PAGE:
"What you are about to see is a matter of human record. Explain it: we cannot. Disprove it: we cannot. We simply invite you to explore with us the amazing world of the Unknown ... to take that One Step ... Beyond."


Certificate:

Approved | See all certifications »
Edit

Details

Country:

Language:

Release Date:

20 January 1959 (USA)  »

Also Known As:

Alcoa Presents  »

Edit

Box Office

Budget:

$40,000 (estimated)
See more on IMDbPro »

Company Credits

Show more on  »

Technical Specs

Runtime:

(96 episodes)

Sound Mix:

(Westrex Recording System)

Aspect Ratio:

1.33 : 1
See  »
Edit

Did You Know?

Trivia

Through an oversight, Worldvision didn't renew the copyrights on most episodes of this series when they expired in the late 1980s, and they thus fell into the public domain. Since royalties didn't have to be paid to Worldvision, the result was a revival of the series on UHF and cable television and on VHS and DVD. Since well-worn syndication prints were and are typically used by those media, the results often leave something to be desired, quality-wise. See more »

Quotes

John Newland: [episode introduction] What you are about to see is a matter of human record. Explain it: we cannot. Disprove it: we cannot. We simply invite you to explore with us the amazing world of the Unknown... to take that One Step... Beyond.
See more »

Connections

Featured in Beyond Titanic (1998) See more »

Frequently Asked Questions

This FAQ is empty. Add the first question.

User Reviews

 
Chilling Television
7 September 2002 | by See all my reviews

There have been so many comparisons between this show and The Twilight Zone I may as well add my own two cents on the subject. These two shows were both hosted and created by men who had been active in live television. Rod Serling had been one of the top writers of the live so-called "golden age" of TV drama in the fifties, while John Newland had been a prominent actor on the small screen during the same period. Alcoa Presents (rerun as One Step Step Beyond, and best-remembered by this title) actually preceded the Zone by half a second, and ran for less than three full years. TZ has a bigger cult audience, but OSB (as I prefer to call it), has its admirers, of which I am one.

The Zone was liberal in tone, dark and moody in its photographic style. Its set designs, particularly its street scenes, were reminiscent of film noir. While the Zone's stories were all fiction, many adapted from short stories, OSB's producers claimed that its stories were all based on fact. The different styles of the two shows can be seen in the way their hosts presented themselves. Serling was dark, intense, urban and verbose. Newland was light, mild, laconic and somewhat effete. While Serling seemed like the sort of guy you'd see at the ballpark or at the fights, Newland was the kind of guy one might expect to turn up at the opera. Serling came off as very American in all respects, while Newland could almost pass as British.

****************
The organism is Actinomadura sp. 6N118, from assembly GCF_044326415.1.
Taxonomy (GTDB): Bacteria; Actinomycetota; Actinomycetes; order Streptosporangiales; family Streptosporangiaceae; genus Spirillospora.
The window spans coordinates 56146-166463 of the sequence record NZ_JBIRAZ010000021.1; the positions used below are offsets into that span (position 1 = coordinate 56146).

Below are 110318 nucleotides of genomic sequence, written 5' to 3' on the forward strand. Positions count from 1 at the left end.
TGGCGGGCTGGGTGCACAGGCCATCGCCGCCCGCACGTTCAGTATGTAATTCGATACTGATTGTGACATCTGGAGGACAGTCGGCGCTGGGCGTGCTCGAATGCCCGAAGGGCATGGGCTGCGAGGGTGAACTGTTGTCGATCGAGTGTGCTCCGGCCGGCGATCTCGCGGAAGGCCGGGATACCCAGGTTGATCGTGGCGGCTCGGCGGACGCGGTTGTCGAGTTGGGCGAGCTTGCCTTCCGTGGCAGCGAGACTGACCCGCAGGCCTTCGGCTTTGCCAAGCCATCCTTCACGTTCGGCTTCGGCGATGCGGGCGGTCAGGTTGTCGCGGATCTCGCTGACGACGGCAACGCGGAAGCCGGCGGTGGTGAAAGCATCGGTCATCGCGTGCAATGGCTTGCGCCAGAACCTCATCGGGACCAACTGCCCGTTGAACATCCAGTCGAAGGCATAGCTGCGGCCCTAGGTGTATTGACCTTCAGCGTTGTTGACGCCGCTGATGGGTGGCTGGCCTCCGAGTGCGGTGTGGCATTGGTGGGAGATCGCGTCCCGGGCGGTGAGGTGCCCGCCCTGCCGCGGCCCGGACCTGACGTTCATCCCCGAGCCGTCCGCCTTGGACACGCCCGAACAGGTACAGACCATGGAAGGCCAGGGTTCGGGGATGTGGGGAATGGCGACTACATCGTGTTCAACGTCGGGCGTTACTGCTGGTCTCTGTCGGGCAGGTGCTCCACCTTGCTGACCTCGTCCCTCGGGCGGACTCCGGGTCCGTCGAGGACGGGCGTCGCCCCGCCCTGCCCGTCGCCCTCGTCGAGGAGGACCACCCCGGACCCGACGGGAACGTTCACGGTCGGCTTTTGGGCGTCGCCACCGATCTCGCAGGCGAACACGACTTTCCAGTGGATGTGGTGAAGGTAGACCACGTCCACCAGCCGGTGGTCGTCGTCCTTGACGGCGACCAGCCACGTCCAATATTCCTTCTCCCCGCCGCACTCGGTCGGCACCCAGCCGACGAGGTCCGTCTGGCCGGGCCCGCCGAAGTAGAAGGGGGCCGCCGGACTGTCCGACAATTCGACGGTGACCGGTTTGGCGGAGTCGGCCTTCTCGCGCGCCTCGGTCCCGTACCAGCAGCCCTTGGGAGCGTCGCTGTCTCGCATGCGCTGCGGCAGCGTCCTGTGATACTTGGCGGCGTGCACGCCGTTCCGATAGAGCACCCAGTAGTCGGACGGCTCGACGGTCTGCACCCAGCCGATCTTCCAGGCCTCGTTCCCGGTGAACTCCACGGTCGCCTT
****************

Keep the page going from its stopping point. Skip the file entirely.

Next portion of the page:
OSB presented each episode as if it were the truth, only slightly dramatized. There was nothing on the surface to suggest that the show was in any way about the supernatural or ESP. The sets were unimaginative, prosaic, and often seemed flooded with light; as the overall visual style of the series was not that different from a commercial,--or an episode of the Loretta Young Show. What made the shows creepy were the acting, which was often excellent, and Harry Lubin's eerie, otherworldly music, which kicked in whenever something weird was happening. The actors tended to react to the strange goings-on realistically,--as it they were choking to death, had just seen a ghost, talked to a dead person or had witnessed a murder that had happened twenty years earlier--and the "startle reactions" on the faces of the players, plus Lubin's beyond the grave music, could send chills down one spine. This was a million miles from the often sentimental and didactic Zone, which seldom went for straight horror, straight sci-fi or straight anything unless there was a "meaning" (i.e. a point, a lesson), while the only lesson one learned from OSB was that "such things exist, such things happen". Chilling television, this was, and story-telling with a vengeance. "You want meaning?", Newland seemed to ask the viewer after each episode, "Go find it for yourself. My job is to give you the facts".


28 of 29 people found this review helpful.  Was this review helpful to you? | Report this
Review this title | See all 39 user reviews »

Contribute to This Page